psalm 15 is a short and schweet psalm and the message i got from it is to live well.

the psalmist gives some examples of what living well looks like – ‘speaks the truth from their heart’, ‘utters no slander’, ‘does no wrong to a neighbor’, ‘casts no slur on others’, ‘keeps an oath even when it hurts’, ‘lends money to the poor without interest’, and ‘does not accept a bribe against the innocent’ with the promise that ‘Whoever does these things will never be shaken.’

so that sounds really good, although right at the beginning he has thrown in these two: ‘The one whose walk is blameless, who does what is righteous’ which makes it seem unattainable.

i think it is a reminder to us, that in one sense it is. even when we look at the opening phrase – ‘LORD, who may dwell in your sacred tent? Who may live on your holy mountain?’ – the answer appears to be no-one. None of us are worthy of that honour in and of ourselves.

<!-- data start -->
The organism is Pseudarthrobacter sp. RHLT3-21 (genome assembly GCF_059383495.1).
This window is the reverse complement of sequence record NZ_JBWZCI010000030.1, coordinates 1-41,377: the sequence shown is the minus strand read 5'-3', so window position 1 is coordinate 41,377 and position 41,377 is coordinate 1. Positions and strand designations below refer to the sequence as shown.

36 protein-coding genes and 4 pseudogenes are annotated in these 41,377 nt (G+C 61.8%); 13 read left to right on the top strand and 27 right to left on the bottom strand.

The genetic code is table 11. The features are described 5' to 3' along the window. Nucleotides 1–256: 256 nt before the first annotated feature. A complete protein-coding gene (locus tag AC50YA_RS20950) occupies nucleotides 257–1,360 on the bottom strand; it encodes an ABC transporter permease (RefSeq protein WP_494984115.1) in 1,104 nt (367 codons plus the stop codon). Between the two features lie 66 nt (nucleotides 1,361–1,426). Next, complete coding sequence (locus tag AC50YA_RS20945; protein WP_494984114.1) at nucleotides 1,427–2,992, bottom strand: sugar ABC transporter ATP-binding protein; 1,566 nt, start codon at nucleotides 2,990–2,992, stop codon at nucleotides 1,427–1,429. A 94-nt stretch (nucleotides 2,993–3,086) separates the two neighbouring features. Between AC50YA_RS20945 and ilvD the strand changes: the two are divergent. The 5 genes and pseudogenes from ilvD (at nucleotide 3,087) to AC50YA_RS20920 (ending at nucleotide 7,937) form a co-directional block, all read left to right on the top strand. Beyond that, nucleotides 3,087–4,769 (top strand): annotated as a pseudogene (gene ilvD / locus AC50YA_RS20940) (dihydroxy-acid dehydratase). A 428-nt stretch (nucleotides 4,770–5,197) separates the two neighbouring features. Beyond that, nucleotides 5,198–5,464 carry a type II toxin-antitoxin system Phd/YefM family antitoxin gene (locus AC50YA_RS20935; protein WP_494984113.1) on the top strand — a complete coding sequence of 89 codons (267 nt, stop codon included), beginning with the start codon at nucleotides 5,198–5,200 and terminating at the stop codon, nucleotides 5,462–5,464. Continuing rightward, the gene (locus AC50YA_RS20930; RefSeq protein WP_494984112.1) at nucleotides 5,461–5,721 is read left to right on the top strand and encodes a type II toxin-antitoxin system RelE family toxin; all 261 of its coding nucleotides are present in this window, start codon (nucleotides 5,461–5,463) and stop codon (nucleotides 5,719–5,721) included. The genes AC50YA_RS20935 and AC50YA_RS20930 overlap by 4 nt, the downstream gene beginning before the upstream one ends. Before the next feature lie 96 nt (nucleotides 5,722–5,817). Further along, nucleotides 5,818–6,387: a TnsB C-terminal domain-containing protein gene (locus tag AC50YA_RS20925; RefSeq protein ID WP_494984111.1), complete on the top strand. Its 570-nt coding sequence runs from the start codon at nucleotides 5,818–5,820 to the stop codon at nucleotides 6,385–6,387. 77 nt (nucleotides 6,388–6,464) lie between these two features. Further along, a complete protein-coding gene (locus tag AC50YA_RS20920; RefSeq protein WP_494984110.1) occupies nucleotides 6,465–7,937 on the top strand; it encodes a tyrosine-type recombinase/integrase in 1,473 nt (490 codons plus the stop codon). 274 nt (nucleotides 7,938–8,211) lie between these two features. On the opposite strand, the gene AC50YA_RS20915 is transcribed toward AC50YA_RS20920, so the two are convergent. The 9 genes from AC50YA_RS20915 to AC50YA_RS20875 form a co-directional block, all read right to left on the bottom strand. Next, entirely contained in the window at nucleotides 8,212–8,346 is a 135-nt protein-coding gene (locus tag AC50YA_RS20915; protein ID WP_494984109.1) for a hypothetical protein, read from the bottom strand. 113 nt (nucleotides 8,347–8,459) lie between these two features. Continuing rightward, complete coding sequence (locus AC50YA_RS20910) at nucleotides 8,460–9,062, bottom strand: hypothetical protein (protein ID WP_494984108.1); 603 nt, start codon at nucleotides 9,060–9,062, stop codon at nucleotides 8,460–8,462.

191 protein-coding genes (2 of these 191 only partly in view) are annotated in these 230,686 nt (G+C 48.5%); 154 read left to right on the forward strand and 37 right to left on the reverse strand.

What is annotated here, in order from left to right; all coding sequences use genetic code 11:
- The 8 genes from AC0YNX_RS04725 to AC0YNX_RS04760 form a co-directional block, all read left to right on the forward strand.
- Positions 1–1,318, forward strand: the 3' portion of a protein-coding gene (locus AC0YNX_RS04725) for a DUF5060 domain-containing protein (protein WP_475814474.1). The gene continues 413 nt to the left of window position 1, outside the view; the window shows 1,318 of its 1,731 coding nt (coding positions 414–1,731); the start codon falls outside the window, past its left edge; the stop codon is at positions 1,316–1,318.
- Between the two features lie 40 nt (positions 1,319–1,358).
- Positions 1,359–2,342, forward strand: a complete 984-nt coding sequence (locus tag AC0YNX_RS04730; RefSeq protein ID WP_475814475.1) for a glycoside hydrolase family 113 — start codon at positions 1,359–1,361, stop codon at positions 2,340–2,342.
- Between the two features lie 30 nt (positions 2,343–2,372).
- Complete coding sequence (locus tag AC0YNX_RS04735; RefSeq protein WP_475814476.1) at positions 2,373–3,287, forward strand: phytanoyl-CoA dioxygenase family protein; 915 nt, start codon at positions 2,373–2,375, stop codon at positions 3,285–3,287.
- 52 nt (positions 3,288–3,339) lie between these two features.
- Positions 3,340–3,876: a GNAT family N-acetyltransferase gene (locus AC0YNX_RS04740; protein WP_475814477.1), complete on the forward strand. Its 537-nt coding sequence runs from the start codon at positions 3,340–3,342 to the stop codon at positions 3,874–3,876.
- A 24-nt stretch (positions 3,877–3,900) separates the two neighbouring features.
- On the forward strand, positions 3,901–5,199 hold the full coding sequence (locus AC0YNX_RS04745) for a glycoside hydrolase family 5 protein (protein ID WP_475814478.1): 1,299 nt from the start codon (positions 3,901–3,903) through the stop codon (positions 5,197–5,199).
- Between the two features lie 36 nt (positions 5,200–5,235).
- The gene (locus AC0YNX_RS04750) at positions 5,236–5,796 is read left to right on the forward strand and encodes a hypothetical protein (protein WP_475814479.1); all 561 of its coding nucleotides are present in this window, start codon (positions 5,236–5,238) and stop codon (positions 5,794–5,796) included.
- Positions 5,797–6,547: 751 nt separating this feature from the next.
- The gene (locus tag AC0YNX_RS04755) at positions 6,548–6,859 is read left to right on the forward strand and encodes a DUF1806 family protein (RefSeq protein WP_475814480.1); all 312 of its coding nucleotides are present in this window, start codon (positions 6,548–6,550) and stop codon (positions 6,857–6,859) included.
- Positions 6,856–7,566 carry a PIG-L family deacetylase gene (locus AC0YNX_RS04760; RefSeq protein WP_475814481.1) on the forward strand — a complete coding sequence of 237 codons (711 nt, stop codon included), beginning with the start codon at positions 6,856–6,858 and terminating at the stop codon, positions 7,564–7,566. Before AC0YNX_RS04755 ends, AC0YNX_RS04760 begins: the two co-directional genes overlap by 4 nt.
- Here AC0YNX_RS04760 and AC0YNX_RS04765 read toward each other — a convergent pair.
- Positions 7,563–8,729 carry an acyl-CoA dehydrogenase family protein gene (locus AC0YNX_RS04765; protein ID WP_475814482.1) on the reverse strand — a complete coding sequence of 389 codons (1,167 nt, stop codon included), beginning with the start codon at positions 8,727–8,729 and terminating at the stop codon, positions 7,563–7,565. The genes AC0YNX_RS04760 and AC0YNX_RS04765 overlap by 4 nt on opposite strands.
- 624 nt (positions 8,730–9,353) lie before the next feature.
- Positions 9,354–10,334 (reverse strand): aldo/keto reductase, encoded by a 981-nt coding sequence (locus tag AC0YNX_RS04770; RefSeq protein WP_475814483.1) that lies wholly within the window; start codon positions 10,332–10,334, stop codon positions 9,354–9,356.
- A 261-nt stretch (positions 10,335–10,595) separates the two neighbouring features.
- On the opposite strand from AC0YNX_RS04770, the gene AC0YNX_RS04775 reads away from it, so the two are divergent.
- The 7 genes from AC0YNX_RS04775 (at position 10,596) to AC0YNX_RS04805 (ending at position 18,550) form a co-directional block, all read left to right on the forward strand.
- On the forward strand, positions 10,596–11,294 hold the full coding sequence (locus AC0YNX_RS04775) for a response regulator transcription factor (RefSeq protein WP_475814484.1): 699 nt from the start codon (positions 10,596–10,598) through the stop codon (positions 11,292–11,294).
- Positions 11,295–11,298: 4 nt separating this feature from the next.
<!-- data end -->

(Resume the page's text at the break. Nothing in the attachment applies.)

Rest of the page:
yet God has extended that invitation to us. it is by what He has done – and specifically by sending Jesus to die on the cross as a representative of both mankind and heaven – that we have been made worthy, and children of God [1 john 3.1]. and so this psalm to me really gives a glimpse of the idea of the kingdom of God being both now [the first list] and not yet [blameless, righteous which will be achieved in fullness later when Jesus returns]

the second point i get from this psalm is the bit about ‘lends money to the poor without interest’ which, along with jubilee [cancelling all debt every seven years] seems to be such a creative economic blueprint from God for creating and sustaining good community among people and i get excited when i see people living that out in real life. lending money without charging interest is the lowest the bar should ever be set, but it is a good place to begin.

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